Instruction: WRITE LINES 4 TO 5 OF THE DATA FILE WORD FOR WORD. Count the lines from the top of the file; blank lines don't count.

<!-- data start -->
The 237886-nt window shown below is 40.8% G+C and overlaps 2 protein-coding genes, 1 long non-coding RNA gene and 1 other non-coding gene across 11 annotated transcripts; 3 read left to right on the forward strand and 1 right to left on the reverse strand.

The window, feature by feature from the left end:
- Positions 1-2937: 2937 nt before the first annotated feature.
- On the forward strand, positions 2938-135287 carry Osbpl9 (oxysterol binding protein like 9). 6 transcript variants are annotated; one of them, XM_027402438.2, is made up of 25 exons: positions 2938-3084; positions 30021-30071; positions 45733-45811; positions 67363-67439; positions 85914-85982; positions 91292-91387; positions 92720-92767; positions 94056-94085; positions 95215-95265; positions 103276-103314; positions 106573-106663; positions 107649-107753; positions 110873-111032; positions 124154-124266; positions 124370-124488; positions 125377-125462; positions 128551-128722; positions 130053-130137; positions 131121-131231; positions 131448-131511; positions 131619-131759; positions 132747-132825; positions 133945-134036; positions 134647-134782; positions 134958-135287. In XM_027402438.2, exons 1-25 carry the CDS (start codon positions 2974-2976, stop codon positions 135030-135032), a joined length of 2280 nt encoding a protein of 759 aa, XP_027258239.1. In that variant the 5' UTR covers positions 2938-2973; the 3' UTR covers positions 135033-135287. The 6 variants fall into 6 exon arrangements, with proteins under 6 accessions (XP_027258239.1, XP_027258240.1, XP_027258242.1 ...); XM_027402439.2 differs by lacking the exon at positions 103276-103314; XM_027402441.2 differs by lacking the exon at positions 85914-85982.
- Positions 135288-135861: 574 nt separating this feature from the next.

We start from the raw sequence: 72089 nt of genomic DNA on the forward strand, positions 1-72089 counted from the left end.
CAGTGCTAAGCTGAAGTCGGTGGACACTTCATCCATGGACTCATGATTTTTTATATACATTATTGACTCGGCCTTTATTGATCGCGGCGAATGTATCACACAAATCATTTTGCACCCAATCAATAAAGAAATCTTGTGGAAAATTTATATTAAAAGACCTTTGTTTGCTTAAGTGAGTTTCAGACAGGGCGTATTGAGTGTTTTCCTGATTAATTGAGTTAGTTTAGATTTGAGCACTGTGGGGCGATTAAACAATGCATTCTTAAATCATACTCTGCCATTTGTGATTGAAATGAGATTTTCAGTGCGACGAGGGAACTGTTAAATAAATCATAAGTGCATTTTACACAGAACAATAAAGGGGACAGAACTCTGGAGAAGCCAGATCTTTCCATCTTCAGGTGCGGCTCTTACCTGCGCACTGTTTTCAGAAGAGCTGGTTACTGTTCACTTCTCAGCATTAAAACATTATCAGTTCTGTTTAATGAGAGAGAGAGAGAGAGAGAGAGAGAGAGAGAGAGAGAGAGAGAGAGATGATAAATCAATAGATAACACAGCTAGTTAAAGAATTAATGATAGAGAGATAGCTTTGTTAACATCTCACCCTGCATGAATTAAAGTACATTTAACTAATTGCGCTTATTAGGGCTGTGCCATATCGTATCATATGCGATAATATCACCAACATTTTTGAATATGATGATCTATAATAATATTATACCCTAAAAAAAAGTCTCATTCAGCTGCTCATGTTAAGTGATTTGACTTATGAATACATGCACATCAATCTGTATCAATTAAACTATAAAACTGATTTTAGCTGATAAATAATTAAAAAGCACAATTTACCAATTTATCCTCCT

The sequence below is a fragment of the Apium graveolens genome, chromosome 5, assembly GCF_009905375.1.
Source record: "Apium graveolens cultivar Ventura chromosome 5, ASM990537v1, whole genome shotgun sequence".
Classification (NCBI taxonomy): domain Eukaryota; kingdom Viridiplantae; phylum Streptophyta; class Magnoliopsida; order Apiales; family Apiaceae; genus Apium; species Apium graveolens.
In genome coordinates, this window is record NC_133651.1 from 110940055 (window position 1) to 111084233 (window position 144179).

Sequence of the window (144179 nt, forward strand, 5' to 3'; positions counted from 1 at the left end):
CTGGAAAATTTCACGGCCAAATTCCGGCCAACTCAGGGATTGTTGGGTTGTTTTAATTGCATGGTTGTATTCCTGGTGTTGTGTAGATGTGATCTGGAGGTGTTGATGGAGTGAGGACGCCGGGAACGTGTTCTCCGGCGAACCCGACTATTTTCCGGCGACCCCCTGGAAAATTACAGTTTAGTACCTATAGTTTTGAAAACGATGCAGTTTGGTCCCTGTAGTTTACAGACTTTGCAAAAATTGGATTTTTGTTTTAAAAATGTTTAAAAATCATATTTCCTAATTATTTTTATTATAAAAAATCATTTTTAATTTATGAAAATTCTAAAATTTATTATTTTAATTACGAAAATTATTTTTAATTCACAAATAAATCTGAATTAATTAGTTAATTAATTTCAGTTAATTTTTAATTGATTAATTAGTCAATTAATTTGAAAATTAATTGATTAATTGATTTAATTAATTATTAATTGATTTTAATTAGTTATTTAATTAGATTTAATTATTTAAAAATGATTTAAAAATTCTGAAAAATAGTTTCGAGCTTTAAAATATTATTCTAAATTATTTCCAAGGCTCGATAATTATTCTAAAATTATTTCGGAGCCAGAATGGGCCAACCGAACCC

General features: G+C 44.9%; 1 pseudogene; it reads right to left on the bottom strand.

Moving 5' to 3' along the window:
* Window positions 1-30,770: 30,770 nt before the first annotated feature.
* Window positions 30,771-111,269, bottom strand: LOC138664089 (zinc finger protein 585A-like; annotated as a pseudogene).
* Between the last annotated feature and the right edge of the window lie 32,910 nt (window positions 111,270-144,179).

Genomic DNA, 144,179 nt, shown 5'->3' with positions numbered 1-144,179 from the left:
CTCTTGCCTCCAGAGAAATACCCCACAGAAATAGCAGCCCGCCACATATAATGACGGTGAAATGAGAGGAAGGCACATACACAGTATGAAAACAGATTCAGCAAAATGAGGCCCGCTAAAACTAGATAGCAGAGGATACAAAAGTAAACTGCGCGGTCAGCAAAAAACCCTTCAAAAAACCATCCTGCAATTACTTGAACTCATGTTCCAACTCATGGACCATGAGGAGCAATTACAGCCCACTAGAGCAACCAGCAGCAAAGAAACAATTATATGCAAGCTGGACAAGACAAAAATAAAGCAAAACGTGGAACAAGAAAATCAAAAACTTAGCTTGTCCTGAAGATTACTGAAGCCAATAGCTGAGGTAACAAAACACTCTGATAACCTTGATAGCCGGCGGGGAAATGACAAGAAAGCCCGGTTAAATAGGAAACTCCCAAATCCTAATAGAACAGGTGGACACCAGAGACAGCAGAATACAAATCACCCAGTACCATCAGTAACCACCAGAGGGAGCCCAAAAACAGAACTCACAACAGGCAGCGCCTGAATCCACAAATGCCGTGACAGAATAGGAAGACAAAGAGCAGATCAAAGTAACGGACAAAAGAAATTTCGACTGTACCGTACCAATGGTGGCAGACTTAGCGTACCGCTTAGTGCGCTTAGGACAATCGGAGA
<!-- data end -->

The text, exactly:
- On the forward strand, positions 2938-135287 carry Osbpl9 (oxysterol binding protein like 9). 6 transcript variants are annotated; one of them, XM_027402438.2, is made up of 25 exons: positions 2938-3084; positions 30021-30071; positions 45733-45811; positions 67363-67439; positions 85914-85982; positions 91292-91387; positions 92720-92767; positions 94056-94085; positions 95215-95265; positions 103276-103314; positions 106573-106663; positions 107649-107753; positions 110873-111032; positions 124154-124266; positions 124370-124488; positions 125377-125462; positions 128551-128722; positions 130053-130137; positions 131121-131231; positions 131448-131511; positions 131619-131759; positions 132747-132825; positions 133945-134036; positions 134647-134782; positions 134958-135287. In XM_027402438.2, exons 1-25 carry the CDS (start codon positions 2974-2976, stop codon positions 135030-135032), a joined length of 2280 nt encoding a protein of 759 aa, XP_027258239.1. In that variant the 5' UTR covers positions 2938-2973; the 3' UTR covers positions 135033-135287. The 6 variants fall into 6 exon arrangements, with proteins under 6 accessions (XP_027258239.1, XP_027258240.1, XP_027258242.1 ...); XM_027402439.2 differs by lacking the exon at positions 103276-103314; XM_027402441.2 differs by lacking the exon at positions 85914-85982.
- Positions 135288-135861: 574 nt separating this feature from the next.